Highlighting Scientific Advancements and Advocacy During Breast Cancer Awareness Month
As we reflect on Breast Cancer Awareness Month, we find an opportunity to unite as a community to honor breast cancer survivors and raise awareness about progress researchers and clinicians have made in advancing science. This important observance reminds us of the strides that have been made to transform a terrifying diagnosis into an actionable treatment plan that maximizes a person’s prognosis for recovery and remission.
Breast cancer is the most common cancer among women here in the U.S. and across the globe and the leading cause of cancer death in women around the world. Tragically, in the U.S., breast cancer mortality is about 40 percent higher in Black women than in white women.
Biopharmaceutical companies are at the forefront of breast cancer treatments and pioneering promising new therapies to save and extend lives with the ultimate goal of discovering cures. As of 2021, there were 4 treatments to prevent breast cancer and over 80 medicines to treat the disease.New biopharmaceutical approaches have isolated irregularities in cancer cells specific to a particular patient. Targeted therapies can take aim at cellular and genetic alterations that trigger cancer cells to grow or spread. In addition, breast cancer vaccines are on the horizon with clinical trials currently underway.
Organizations like Susan G. Komen, Breast Cancer Research Foundation, National Breast Cancer Foundation and the American Cancer Society are doing their part to reduce breast cancer rates, providing research funding, information and support to women with breast cancer. Carrie’s Touch, located here in California, is devoted to saving more lives of Black women diagnosed with breast cancer and to ensure that they have an equal opportunity to live well after diagnosis. Part of the organization’s mission is to bring awareness to the health inequality that that adversely impacts the African American community with regard to breast cancer. Watch this video to learn more.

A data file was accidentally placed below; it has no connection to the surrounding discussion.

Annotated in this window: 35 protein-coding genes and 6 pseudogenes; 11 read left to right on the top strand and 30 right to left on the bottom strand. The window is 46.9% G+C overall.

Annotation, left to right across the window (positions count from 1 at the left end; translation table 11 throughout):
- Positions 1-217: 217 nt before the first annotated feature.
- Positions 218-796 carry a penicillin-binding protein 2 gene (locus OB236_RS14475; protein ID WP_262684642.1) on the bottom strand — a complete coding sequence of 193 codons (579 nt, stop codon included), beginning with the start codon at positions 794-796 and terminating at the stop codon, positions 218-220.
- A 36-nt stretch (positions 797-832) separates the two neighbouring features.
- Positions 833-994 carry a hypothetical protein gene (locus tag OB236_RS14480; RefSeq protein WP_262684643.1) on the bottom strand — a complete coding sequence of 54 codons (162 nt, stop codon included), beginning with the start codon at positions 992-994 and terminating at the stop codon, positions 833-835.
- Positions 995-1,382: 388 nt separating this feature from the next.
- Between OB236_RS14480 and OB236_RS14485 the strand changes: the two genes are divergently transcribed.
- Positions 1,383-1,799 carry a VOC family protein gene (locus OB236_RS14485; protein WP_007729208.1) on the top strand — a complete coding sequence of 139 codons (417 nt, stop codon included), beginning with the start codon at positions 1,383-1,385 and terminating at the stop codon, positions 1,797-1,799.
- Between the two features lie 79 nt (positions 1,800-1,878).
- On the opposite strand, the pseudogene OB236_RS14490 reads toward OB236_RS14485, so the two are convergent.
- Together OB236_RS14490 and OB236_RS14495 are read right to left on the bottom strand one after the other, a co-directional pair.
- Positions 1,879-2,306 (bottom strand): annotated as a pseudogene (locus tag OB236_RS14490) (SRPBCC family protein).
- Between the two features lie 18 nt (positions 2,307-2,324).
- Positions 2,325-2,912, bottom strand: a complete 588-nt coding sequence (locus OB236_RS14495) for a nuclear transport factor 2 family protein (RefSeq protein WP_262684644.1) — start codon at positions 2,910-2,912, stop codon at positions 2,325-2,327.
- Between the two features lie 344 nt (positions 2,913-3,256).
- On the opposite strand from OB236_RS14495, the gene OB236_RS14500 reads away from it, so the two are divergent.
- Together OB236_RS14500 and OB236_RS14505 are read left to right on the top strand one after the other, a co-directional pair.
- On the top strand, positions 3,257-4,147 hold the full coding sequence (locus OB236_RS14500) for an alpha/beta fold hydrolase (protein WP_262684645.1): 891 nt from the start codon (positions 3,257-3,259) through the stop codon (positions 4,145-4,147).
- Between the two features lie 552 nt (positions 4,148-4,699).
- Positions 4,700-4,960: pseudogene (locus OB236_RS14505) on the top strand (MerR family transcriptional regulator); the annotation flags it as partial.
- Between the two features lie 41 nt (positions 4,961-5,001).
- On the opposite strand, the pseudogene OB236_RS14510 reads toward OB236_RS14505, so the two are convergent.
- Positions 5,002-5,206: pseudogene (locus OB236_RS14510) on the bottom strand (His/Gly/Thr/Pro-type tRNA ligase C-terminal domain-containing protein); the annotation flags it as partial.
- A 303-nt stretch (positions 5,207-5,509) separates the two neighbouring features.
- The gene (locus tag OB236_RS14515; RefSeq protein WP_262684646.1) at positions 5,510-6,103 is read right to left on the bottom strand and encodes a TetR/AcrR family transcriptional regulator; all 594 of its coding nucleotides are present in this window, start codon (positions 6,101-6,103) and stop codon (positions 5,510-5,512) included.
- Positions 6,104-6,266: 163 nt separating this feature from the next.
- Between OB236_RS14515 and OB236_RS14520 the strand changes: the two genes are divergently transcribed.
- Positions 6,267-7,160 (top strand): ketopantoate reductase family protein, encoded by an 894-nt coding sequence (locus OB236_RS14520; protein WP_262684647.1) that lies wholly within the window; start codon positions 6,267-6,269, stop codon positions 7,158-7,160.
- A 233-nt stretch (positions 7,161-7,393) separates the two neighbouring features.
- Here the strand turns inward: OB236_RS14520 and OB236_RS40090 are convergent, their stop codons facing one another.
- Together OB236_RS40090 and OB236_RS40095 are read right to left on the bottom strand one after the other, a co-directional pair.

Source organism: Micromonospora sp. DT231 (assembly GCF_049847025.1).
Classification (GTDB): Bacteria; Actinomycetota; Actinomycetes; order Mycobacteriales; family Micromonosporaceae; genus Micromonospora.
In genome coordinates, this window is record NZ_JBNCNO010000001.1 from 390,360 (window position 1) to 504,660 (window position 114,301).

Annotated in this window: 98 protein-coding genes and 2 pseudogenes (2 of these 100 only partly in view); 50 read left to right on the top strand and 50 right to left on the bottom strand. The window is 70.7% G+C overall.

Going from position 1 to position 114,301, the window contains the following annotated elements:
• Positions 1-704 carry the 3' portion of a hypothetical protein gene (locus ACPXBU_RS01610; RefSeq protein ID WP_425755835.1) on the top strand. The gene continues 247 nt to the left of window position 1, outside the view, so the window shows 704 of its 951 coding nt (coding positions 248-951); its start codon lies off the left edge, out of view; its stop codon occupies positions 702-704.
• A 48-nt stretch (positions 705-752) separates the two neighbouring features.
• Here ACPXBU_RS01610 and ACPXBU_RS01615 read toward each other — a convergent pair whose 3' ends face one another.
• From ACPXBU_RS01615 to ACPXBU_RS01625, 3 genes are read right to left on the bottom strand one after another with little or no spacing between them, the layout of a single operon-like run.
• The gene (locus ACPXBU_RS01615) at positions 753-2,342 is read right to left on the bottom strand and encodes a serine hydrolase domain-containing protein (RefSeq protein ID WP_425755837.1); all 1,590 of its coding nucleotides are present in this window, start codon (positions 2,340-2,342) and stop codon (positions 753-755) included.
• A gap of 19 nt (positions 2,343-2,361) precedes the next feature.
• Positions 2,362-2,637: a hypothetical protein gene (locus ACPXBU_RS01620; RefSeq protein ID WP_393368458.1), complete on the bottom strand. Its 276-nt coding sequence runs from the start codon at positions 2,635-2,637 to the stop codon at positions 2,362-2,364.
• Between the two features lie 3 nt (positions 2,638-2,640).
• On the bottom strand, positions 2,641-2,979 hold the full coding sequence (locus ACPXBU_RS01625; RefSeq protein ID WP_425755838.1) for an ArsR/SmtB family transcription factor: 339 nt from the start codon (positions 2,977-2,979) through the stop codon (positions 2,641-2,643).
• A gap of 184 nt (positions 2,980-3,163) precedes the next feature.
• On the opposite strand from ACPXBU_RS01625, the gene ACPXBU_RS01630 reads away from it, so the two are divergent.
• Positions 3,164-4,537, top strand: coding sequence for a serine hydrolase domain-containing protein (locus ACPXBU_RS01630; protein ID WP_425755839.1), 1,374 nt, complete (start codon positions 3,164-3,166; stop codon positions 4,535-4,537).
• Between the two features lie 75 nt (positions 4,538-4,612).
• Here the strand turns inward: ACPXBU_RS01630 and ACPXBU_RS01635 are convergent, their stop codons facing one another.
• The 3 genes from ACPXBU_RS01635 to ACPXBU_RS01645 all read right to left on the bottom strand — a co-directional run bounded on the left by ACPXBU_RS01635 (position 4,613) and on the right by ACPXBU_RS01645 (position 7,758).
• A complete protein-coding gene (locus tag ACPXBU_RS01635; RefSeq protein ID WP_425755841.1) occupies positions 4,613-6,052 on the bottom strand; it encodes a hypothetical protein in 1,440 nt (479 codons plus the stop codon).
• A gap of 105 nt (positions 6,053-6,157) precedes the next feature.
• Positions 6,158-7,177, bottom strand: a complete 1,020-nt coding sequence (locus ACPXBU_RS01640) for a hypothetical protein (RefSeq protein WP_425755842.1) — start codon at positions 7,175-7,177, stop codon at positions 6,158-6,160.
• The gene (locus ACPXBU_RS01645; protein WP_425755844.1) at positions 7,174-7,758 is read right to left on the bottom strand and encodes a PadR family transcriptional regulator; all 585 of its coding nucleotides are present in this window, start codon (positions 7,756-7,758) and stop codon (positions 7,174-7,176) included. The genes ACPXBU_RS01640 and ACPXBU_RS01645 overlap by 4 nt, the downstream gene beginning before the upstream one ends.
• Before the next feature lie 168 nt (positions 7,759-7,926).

National Health Advocates Work to Protect Patients Against Rx Copay Accumulator Programs
The All Copays Count Coalition, including patient advocates from some of the nation’s leading health advocacy organizations, have teamed up to put an end to copay accumulator programs which is an insurance practice that disallows copay assistance from pharmaceutical companies to count toward a patient’s annual deductible or out-of-pocket responsibilities. Instead, the patient assistance is attributed to the insurers reserves rather than assisting a patient with their prescription costs.
People living with serious, chronic health conditions often face multiple barriers to the therapies they need to treat their conditions, such as administrative hurdles like prior authorization and step therapy that limit access to specialty medications. And once approved, patients face high-cost deductibles and steep cost-sharing. With no other options to afford the medicine they need, many patients turn to charitable or manufacturer copay assistance to afford their drugs.
Copay accumulator adjustment programs cut a critical lifeline for patients and as a result, many are faced with unexpected costs of thousands of dollars to get the medicines they need. These programs disproportionately impact the most vulnerable patients who rely on certain medicines. A recent survey found that 69% of those who depend on such assistance make less than $40,000 a year, leaving them at risk of losing access to necessary health care.
In addition, a loophole under the Affordable Care Act allows many employer health plans to deem certain categories of prescription drugs as “non-essential,” even when they are life-saving or necessary for people with serious pre-existing and chronic conditions. When a covered drug is deemed “non-essential,” the insurer will not count any cost-sharing toward the patient’s deductible and out-of-pocket maximum. This loophole also allows employers to simply not cover drugs that treat expensive health conditions. By falling into the EHB loophole, patients in these plans often must pay hundreds or thousands of dollars in out-of-pocket costs for life-saving medicines and never hit their out-of-pocket maximum.
Together, these practices undermine coverage for preexisting conditions, hurt patient access to medicines, decrease drug adherence, and likely cost our healthcare system even more money.
For more information about the All Copays Count California Coalition or copay accumulator programs contact Lynne Kinst at email@example.com
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For more information about California’s biotechnology and life science industry, contact California Biotechnology Foundation Executive Director Patty Cooper at (916) 764-2434 or firstname.lastname@example.org.
For more information, contact Patty Cooper with the California Biotechnology Foundation at 916-764-2434 or email@example.com.